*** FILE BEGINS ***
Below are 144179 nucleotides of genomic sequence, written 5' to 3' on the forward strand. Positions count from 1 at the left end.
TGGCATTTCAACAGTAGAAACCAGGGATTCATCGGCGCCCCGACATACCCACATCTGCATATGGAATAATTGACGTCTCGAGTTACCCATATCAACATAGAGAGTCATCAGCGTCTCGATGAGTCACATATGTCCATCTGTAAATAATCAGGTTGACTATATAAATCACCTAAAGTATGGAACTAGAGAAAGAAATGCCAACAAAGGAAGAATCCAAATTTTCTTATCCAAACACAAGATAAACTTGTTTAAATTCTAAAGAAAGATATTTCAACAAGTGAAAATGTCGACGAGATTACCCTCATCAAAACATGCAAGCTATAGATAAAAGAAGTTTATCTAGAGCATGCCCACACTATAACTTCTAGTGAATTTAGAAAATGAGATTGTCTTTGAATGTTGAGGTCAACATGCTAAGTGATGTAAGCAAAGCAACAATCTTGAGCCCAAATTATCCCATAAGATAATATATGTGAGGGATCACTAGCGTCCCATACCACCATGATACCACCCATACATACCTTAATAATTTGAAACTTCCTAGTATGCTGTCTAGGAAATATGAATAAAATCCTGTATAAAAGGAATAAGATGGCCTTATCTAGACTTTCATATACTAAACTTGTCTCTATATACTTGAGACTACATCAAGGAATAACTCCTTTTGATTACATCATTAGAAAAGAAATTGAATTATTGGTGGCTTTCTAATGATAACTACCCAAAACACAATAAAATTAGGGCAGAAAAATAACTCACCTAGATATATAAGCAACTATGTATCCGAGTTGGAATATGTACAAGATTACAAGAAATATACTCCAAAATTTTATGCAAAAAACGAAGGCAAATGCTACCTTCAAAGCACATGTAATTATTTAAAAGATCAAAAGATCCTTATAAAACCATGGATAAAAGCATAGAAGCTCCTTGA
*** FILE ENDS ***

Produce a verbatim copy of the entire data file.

Below are 144179 nucleotides of genomic sequence, written 5' to 3' on the forward strand. Positions count from 1 at the left end.
TGGCATTTCAACAGTAGAAACCAGGGATTCATCGGCGCCCCGACATACCCACATCTGCATATGGAATAATTGACGTCTCGAGTTACCCATATCAACATAGAGAGTCATCAGCGTCTCGATGAGTCACATATGTCCATCTGTAAATAATCAGGTTGACTATATAAATCACCTAAAGTATGGAACTAGAGAAAGAAATGCCAACAAAGGAAGAATCCAAATTTTCTTATCCAAACACAAGATAAACTTGTTTAAATTCTAAAGAAAGATATTTCAACAAGTGAAAATGTCGACGAGATTACCCTCATCAAAACATGCAAGCTATAGATAAAAGAAGTTTATCTAGAGCATGCCCACACTATAACTTCTAGTGAATTTAGAAAATGAGATTGTCTTTGAATGTTGAGGTCAACATGCTAAGTGATGTAAGCAAAGCAACAATCTTGAGCCCAAATTATCCCATAAGATAATATATGTGAGGGATCACTAGCGTCCCATACCACCATGATACCACCCATACATACCTTAATAATTTGAAACTTCCTAGTATGCTGTCTAGGAAATATGAATAAAATCCTGTATAAAAGGAATAAGATGGCCTTATCTAGACTTTCATATACTAAACTTGTCTCTATATACTTGAGACTACATCAAGGAATAACTCCTTTTGATTACATCATTAGAAAAGAAATTGAATTATTGGTGGCTTTCTAATGATAACTACCCAAAACACAATAAAATTAGGGCAGAAAAATAACTCACCTAGATATATAAGCAACTATGTATCCGAGTTGGAATATGTACAAGATTACAAGAAATATACTCCAAAATTTTATGCAAAAAACGAAGGCAAATGCTACCTTCAAAGCACATGTAATTATTTAAAAGATCAAAAGATCCTTATAAAACCATGGATAAAAGCATAGAAGCTCCTTGA